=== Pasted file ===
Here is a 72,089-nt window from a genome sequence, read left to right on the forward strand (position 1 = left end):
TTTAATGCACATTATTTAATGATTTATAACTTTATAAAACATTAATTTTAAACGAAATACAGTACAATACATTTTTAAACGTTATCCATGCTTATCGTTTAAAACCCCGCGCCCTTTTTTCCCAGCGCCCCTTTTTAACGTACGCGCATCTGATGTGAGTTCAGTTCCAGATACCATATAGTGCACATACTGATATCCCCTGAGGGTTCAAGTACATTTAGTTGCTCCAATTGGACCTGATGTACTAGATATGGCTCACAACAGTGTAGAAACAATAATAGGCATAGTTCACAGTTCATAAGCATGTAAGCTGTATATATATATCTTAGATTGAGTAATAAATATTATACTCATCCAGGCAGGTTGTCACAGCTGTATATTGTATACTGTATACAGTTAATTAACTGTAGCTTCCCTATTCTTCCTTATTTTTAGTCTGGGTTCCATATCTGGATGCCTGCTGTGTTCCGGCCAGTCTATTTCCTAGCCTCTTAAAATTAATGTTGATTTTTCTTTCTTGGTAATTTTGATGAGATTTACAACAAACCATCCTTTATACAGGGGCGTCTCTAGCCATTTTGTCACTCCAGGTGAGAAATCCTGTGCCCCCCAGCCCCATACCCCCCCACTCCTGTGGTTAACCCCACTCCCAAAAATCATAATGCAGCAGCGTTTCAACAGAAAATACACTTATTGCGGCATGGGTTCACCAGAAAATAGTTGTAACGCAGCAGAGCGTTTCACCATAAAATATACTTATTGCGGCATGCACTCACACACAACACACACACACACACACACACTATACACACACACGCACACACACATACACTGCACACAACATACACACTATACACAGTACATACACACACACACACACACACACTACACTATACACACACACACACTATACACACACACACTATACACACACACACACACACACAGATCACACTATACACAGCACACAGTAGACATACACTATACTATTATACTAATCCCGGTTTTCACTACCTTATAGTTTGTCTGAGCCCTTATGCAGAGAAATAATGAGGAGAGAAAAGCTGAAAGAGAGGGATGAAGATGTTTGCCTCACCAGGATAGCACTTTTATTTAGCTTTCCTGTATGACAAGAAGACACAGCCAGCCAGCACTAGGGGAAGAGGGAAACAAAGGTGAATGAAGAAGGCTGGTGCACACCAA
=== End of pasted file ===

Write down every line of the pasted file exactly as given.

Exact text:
Here is a 72,089-nt window from a genome sequence, read left to right on the forward strand (position 1 = left end):
TTTAATGCACATTATTTAATGATTTATAACTTTATAAAACATTAATTTTAAACGAAATACAGTACAATACATTTTTAAACGTTATCCATGCTTATCGTTTAAAACCCCGCGCCCTTTTTTCCCAGCGCCCCTTTTTAACGTACGCGCATCTGATGTGAGTTCAGTTCCAGATACCATATAGTGCACATACTGATATCCCCTGAGGGTTCAAGTACATTTAGTTGCTCCAATTGGACCTGATGTACTAGATATGGCTCACAACAGTGTAGAAACAATAATAGGCATAGTTCACAGTTCATAAGCATGTAAGCTGTATATATATATCTTAGATTGAGTAATAAATATTATACTCATCCAGGCAGGTTGTCACAGCTGTATATTGTATACTGTATACAGTTAATTAACTGTAGCTTCCCTATTCTTCCTTATTTTTAGTCTGGGTTCCATATCTGGATGCCTGCTGTGTTCCGGCCAGTCTATTTCCTAGCCTCTTAAAATTAATGTTGATTTTTCTTTCTTGGTAATTTTGATGAGATTTACAACAAACCATCCTTTATACAGGGGCGTCTCTAGCCATTTTGTCACTCCAGGTGAGAAATCCTGTGCCCCCCAGCCCCATACCCCCCCACTCCTGTGGTTAACCCCACTCCCAAAAATCATAATGCAGCAGCGTTTCAACAGAAAATACACTTATTGCGGCATGGGTTCACCAGAAAATAGTTGTAACGCAGCAGAGCGTTTCACCATAAAATATACTTATTGCGGCATGCACTCACACACAACACACACACACACACACACACTATACACACACACGCACACACACATACACTGCACACAACATACACACTATACACAGTACATACACACACACACACACACACACTACACTATACACACACACACACTATACACACACACACTATACACACACACACACACACACAGATCACACTATACACAGCACACAGTAGACATACACTATACTATTATACTAATCCCGGTTTTCACTACCTTATAGTTTGTCTGAGCCCTTATGCAGAGAAATAATGAGGAGAGAAAAGCTGAAAGAGAGGGATGAAGATGTTTGCCTCACCAGGATAGCACTTTTATTTAGCTTTCCTGTATGACAAGAAGACACAGCCAGCCAGCACTAGGGGAAGAGGGAAACAAAGGTGAATGAAGAAGGCTGGTGCACACCAA